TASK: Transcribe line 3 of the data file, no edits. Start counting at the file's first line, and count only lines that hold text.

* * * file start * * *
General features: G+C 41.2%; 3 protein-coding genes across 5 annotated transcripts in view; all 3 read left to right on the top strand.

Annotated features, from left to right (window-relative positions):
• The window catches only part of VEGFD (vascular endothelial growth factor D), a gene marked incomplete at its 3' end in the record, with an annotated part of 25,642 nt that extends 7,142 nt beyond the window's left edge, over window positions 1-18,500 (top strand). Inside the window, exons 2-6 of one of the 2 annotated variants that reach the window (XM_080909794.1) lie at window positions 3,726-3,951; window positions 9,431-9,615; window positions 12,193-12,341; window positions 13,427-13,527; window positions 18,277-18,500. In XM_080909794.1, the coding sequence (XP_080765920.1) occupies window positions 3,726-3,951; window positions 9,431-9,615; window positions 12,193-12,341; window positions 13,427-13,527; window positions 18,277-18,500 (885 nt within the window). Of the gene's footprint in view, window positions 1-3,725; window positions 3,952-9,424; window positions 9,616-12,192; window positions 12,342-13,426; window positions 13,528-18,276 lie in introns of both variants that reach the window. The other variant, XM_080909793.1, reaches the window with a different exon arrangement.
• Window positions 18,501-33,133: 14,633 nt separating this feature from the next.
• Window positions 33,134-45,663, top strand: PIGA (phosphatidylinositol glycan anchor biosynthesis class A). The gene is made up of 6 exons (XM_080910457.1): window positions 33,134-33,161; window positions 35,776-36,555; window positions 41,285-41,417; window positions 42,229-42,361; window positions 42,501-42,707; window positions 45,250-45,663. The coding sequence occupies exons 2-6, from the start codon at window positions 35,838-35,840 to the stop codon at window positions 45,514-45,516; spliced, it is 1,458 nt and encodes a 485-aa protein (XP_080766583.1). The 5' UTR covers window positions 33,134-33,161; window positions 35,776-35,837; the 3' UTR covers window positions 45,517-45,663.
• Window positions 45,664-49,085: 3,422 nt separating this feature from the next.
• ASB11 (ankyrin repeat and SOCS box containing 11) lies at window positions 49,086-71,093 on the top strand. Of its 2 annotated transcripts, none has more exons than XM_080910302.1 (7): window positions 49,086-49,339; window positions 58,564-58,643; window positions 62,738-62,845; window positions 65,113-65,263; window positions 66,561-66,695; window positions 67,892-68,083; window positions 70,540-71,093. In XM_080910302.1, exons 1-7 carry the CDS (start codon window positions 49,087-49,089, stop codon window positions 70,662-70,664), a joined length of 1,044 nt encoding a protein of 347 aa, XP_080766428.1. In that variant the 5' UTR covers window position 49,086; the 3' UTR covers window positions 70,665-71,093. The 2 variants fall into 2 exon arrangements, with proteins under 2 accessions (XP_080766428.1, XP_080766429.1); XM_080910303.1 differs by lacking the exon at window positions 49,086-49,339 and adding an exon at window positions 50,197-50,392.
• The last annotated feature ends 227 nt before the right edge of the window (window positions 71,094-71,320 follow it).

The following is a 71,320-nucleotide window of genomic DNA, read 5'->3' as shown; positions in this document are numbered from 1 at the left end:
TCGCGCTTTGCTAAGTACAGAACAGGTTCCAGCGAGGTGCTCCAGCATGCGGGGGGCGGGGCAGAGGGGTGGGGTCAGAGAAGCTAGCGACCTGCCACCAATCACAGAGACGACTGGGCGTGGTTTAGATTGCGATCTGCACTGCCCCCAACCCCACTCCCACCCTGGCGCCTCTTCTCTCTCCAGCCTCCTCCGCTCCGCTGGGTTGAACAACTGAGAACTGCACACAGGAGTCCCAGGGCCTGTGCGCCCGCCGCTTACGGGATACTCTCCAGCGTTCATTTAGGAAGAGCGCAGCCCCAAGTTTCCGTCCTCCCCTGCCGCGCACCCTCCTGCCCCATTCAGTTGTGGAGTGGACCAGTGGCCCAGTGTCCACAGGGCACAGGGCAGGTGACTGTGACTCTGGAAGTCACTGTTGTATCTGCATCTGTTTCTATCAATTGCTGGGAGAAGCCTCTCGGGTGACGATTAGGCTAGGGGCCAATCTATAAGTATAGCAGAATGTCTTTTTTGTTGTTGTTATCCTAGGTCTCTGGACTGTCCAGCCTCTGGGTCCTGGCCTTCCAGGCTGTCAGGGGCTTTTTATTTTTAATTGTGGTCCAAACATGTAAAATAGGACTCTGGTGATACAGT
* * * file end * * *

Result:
• The window catches only part of VEGFD (vascular endothelial growth factor D), a gene marked incomplete at its 3' end in the record, with an annotated part of 25,642 nt that extends 7,142 nt beyond the window's left edge, over window positions 1-18,500 (top strand). Inside the window, exons 2-6 of one of the 2 annotated variants that reach the window (XM_080909794.1) lie at window positions 3,726-3,951; window positions 9,431-9,615; window positions 12,193-12,341; window positions 13,427-13,527; window positions 18,277-18,500. In XM_080909794.1, the coding sequence (XP_080765920.1) occupies window positions 3,726-3,951; window positions 9,431-9,615; window positions 12,193-12,341; window positions 13,427-13,527; window positions 18,277-18,500 (885 nt within the window). Of the gene's footprint in view, window positions 1-3,725; window positions 3,952-9,424; window positions 9,616-12,192; window positions 12,342-13,426; window positions 13,528-18,276 lie in introns of both variants that reach the window. The other variant, XM_080909793.1, reaches the window with a different exon arrangement.